The union for U.S. women hockey players reportedly ended their standoff with the National Women’s Hockey League Thursday, with a “breakthrough” agreement guaranteeing higher salaries, improved benefits and for the first time in women’s hockey, a 50-50 split of revenues related to game sponsors.

But according to the Associated Press, the deal is for one year only. The five-team NWHL has the option to renew the contract in 2020, but it is under no obligation to do so.

The players association, which announced the agreement Thursday, did not release any specific monetary figures.

However, the head of the union, out and retired Connecticut Whale player Anya Battaglino, tweeted that players would see a 50% increase in their salary, 60% increase in the minimum wage, a 25% increase to per diem pay and 33% more games.

The AP reported that in its first season, NWHL paid players somewhere between $10,000 and $26,000, but then cut those salaries in half the second year. In the two years since, Deadspin reported the players were hitting the ice for the measly sum of $2,000 for the entire season. And with the Canadian Women’s Hockey League shutting down, the players had to choose between being underpaid or not playing at all.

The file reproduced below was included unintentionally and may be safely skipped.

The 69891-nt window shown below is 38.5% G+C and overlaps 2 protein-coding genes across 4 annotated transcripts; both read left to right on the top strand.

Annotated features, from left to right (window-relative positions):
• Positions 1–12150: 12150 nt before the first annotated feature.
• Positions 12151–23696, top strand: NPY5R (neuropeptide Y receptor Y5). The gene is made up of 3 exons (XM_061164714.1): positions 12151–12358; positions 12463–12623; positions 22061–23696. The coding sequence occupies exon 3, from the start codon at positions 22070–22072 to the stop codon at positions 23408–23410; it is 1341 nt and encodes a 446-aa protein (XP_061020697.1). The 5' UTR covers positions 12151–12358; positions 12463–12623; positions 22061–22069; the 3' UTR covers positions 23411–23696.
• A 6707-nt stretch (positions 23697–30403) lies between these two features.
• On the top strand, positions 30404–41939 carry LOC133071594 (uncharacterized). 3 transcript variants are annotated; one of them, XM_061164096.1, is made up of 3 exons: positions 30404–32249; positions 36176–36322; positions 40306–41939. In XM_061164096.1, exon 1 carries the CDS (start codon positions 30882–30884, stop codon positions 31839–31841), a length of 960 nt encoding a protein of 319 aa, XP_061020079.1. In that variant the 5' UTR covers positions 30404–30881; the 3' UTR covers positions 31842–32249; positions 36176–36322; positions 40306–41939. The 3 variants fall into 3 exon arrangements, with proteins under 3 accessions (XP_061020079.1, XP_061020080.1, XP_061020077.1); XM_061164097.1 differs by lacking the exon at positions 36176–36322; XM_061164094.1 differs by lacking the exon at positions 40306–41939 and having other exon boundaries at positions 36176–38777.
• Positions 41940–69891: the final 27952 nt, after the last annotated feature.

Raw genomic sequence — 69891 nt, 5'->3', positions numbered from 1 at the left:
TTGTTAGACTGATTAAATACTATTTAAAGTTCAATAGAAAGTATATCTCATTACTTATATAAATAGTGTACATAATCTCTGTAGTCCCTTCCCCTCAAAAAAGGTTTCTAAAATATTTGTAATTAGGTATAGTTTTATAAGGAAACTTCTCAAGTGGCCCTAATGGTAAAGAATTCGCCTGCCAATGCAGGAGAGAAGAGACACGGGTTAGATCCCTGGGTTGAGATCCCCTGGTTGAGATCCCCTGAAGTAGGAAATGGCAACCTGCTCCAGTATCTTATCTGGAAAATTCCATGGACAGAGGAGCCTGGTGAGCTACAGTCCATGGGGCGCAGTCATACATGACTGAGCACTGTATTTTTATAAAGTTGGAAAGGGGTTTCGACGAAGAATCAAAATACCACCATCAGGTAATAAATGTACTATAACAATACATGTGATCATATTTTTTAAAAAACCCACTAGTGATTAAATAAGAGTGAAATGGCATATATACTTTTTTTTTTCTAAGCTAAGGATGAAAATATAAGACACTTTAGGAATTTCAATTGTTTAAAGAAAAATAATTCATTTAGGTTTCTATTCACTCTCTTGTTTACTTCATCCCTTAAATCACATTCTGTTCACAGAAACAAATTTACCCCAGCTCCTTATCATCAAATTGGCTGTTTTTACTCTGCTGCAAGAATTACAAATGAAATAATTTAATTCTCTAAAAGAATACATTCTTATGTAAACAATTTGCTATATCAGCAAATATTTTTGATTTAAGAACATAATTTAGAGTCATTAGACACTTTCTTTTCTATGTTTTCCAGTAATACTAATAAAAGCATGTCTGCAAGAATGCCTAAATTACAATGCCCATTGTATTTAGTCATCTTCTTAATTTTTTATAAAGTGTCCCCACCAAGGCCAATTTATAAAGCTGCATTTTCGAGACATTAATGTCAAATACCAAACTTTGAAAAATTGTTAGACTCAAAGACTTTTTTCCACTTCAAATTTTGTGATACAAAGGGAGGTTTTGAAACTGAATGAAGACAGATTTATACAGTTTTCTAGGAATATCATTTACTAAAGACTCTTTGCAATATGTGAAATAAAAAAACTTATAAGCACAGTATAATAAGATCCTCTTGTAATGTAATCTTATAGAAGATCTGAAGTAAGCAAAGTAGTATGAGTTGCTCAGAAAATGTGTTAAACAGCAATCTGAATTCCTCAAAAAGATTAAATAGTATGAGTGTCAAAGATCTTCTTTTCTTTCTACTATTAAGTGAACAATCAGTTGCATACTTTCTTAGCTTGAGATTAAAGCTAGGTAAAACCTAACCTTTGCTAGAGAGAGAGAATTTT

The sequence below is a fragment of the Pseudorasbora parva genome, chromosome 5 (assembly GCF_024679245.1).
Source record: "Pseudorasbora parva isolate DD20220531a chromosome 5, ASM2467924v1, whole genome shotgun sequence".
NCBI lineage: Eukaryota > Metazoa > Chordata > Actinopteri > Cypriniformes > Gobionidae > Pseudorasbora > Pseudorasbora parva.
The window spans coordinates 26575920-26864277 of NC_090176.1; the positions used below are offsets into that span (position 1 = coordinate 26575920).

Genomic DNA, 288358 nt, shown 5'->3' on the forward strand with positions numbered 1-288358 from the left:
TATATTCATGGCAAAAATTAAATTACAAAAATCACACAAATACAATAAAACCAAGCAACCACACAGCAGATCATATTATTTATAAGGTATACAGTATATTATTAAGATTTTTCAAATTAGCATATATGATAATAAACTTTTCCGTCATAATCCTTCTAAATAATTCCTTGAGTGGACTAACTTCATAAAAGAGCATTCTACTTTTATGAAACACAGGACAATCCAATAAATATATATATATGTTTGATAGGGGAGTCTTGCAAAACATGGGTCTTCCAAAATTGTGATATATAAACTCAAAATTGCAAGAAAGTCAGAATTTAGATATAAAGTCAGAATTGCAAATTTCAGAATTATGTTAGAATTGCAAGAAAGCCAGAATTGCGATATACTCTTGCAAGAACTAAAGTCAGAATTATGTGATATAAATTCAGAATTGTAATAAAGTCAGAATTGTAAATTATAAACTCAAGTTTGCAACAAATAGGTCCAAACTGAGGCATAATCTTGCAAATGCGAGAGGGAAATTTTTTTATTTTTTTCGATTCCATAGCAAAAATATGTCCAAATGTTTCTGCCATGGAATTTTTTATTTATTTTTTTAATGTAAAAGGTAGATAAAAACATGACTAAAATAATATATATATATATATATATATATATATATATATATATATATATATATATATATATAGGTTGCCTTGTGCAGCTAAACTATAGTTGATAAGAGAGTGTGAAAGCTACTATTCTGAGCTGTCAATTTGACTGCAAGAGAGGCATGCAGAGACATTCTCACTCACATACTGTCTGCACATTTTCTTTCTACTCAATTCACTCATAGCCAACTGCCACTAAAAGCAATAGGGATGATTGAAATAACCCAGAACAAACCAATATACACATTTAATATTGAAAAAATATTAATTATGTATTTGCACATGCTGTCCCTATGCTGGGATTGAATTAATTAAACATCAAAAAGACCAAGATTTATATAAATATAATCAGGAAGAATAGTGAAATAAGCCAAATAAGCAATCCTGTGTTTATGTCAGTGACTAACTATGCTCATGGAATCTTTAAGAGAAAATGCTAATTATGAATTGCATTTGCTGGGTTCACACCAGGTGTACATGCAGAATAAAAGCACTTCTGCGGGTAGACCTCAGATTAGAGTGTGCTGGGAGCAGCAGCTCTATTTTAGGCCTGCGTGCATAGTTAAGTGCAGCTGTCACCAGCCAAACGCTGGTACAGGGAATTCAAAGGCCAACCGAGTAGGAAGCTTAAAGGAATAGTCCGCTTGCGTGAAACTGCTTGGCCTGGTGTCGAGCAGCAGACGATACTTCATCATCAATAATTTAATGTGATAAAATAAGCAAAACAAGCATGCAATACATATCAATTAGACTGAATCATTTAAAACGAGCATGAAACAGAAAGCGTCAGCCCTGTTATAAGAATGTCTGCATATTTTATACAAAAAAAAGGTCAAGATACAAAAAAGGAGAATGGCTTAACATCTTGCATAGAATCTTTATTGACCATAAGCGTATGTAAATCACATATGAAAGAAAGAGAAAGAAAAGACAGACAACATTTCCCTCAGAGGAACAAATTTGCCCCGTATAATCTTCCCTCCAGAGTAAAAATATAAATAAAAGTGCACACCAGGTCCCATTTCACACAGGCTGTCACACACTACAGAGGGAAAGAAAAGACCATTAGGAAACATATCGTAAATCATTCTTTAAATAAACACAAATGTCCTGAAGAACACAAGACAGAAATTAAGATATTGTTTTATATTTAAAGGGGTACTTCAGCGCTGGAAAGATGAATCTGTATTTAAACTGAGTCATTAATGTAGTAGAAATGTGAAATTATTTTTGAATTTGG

The new contract provides “substantial gains,” according to the NWHL Players’ Association, for the first time since the league was founded in 2015. The profit-sharing provision will reportedly hinges on the league meeting its operating expenses for the 2019-2020 season.

But under the deal, players will see increases in their travel and meal funds once the 24-game regular season begins in October.

The new contract comes a month after a promised boycott by more than 200 of the world’s top female players, which gained support from both the NHL and NFL players unions. Those players are now part of what’s called the Professional Women’s Hockey Players Association, which aims to create a new women’s league.

The AP also reported the private owners of the NWHL Buffalo Beauts returned control of the franchise back to the league, which is privately-run and does not release its financial records.